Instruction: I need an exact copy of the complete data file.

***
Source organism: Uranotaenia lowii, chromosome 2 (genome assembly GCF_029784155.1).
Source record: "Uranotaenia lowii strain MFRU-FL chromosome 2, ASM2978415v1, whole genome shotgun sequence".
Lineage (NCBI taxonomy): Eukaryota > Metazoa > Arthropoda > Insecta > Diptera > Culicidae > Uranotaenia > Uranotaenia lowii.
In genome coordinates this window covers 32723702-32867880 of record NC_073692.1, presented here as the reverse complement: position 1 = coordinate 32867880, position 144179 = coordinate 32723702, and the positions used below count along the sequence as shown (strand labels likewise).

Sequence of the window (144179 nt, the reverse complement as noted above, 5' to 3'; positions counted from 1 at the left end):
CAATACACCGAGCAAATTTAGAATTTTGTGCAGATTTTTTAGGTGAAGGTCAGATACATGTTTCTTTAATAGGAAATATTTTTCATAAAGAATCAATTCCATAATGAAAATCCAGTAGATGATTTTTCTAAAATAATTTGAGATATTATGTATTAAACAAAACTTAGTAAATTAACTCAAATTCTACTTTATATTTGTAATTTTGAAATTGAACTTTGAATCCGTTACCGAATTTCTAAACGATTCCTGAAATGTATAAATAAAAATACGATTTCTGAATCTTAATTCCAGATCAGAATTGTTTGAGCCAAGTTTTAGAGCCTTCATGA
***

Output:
Source organism: Uranotaenia lowii, chromosome 2 (genome assembly GCF_029784155.1).
Source record: "Uranotaenia lowii strain MFRU-FL chromosome 2, ASM2978415v1, whole genome shotgun sequence".
Lineage (NCBI taxonomy): Eukaryota > Metazoa > Arthropoda > Insecta > Diptera > Culicidae > Uranotaenia > Uranotaenia lowii.
In genome coordinates this window covers 32723702-32867880 of record NC_073692.1, presented here as the reverse complement: position 1 = coordinate 32867880, position 144179 = coordinate 32723702, and the positions used below count along the sequence as shown (strand labels likewise).

Sequence of the window (144179 nt, the reverse complement as noted above, 5' to 3'; positions counted from 1 at the left end):
CAATACACCGAGCAAATTTAGAATTTTGTGCAGATTTTTTAGGTGAAGGTCAGATACATGTTTCTTTAATAGGAAATATTTTTCATAAAGAATCAATTCCATAATGAAAATCCAGTAGATGATTTTTCTAAAATAATTTGAGATATTATGTATTAAACAAAACTTAGTAAATTAACTCAAATTCTACTTTATATTTGTAATTTTGAAATTGAACTTTGAATCCGTTACCGAATTTCTAAACGATTCCTGAAATGTATAAATAAAAATACGATTTCTGAATCTTAATTCCAGATCAGAATTGTTTGAGCCAAGTTTTAGAGCCTTCATGA